Belfast Telegraph

PMS investors to vote on £226m rescue package

A High Court judge has given permission for members of the collapsed Presbyterian Mutual Society to be allowed to vote on a £226m rescue package.

Mr Justice Deeny granted an administrator's application for the proposed scheme to be put to investors in a postal ballot.

If 75% of creditors accept the plans then a further request will be made to the court to sanction repayments to members.

Up to 10,000 investors lost access to their savings when the PMS crashed in November 2008.

A package put together in a bid to return some money to those affected includes a £175m Treasury loan.

Another £50m has been put forward from the UK Government and Northern Ireland Executive.

The Presbyterian Church is to donate a further £1m to the pot which administrator Arthur Boyd hopes to be able to make payments from by June.

As part of that process his lawyers sought necessary legal approval to put the proposals to all PMS members.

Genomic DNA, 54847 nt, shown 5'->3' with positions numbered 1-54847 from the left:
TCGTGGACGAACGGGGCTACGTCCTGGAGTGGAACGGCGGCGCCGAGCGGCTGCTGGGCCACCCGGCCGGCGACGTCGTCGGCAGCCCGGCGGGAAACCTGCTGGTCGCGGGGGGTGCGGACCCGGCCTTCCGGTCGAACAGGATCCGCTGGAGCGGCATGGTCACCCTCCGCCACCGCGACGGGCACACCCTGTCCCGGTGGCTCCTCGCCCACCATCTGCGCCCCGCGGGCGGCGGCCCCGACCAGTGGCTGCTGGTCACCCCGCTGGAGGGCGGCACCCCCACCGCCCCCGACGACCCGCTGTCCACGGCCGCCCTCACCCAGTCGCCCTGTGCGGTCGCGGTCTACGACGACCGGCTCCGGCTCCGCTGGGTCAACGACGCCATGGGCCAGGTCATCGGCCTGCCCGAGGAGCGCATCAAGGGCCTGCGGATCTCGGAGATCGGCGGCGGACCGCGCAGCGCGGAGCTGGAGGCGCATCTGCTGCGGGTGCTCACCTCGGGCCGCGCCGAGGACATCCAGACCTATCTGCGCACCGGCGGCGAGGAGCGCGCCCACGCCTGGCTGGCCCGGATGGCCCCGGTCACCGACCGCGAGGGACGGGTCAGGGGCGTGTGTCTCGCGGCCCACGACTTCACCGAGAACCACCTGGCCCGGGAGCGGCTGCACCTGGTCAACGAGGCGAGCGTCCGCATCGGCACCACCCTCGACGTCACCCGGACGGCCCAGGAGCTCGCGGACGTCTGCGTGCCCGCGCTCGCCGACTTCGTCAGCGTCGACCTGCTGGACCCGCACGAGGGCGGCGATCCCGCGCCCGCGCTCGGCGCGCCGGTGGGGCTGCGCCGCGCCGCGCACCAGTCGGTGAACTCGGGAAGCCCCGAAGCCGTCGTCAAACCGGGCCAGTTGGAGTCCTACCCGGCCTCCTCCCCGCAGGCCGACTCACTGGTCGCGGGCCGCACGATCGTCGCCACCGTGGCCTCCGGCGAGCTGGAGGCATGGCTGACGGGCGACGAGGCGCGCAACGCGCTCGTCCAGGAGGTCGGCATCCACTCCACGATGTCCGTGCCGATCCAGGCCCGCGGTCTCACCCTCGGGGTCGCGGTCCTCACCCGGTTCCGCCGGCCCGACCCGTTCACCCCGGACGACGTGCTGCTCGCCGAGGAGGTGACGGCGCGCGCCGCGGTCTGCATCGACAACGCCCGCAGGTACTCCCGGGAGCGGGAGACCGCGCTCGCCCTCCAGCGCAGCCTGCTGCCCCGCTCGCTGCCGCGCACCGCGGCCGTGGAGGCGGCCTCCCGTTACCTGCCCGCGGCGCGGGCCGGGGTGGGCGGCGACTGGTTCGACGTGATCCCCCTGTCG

The court was told it would involve a postal vote, with information sent out to savers and clarification meetings held at locations across Northern Ireland.

Stephen Shaw QC, for Mr Boyd, said: “We’re anxious that time shouldn’t slip away and payment, if approved and sanctioned, is made as soon as possible.”

It was set out how both smaller savers with less than £20,000 and those with larger investments would receive more through the proposed scheme than if the PMS went into liquidation.

The judge was told it would be “perverse” for objections to be raised.

Granting the application, Mr Justice Deeny said it would not have been appropriate if the plans contained any “fatal flaw”.

He added: “I'm satisfied there is no flaw, and it is appropriate to grant the application by Mr Boyd.”

Story so far

The PMS went into administration in 2008 in the wake of the international banking crisis, leaving nearly 10,000 people unable to access their savings. The society originally hit problems when |members began to withdraw their cash in 2008, while the society was not covered by the Government guarantee scheme protecting other |financial institutions.

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